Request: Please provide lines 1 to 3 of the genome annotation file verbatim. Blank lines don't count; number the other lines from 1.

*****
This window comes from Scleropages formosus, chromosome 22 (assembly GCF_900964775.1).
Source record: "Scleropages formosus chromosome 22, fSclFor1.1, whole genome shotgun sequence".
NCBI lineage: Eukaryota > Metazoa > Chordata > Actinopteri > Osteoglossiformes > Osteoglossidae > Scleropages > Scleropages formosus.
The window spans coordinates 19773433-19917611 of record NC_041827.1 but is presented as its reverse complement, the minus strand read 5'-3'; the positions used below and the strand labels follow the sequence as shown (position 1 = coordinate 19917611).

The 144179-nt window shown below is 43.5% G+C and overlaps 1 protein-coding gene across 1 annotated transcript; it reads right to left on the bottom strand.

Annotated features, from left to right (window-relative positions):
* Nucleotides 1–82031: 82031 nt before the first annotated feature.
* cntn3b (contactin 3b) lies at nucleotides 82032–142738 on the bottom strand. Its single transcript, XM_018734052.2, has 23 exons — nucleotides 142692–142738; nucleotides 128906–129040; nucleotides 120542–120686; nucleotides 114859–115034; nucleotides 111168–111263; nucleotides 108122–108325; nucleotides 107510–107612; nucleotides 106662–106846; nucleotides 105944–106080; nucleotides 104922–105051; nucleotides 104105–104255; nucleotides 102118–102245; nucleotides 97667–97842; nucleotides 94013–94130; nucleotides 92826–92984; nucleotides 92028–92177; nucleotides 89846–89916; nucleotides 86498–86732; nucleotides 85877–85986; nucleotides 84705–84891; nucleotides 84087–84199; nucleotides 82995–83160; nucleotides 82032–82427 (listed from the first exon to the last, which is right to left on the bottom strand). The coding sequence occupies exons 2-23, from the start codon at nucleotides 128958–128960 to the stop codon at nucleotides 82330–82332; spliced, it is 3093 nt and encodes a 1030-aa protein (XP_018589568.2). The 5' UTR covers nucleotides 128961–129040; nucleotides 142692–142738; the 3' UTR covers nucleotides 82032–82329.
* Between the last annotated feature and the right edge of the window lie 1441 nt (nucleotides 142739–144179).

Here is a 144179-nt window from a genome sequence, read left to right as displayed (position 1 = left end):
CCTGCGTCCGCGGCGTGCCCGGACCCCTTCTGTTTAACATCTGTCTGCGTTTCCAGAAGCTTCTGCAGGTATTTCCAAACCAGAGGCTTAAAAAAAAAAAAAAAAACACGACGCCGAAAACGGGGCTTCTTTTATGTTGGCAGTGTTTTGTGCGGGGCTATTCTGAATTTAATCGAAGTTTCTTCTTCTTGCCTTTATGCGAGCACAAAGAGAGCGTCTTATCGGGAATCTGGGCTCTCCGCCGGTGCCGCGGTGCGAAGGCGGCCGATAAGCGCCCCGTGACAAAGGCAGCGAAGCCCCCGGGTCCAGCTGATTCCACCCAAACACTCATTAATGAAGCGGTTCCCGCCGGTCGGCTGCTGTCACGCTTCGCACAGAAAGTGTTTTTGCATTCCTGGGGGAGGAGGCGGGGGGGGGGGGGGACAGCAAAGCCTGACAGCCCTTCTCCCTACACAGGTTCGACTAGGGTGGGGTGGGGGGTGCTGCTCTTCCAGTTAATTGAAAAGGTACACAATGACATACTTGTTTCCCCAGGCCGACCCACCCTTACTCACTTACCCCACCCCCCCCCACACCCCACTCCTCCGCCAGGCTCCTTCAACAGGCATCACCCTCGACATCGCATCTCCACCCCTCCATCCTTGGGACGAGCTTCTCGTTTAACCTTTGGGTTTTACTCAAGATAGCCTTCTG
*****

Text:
This window comes from Scleropages formosus, chromosome 22 (assembly GCF_900964775.1).
Source record: "Scleropages formosus chromosome 22, fSclFor1.1, whole genome shotgun sequence".
NCBI lineage: Eukaryota > Metazoa > Chordata > Actinopteri > Osteoglossiformes > Osteoglossidae > Scleropages > Scleropages formosus.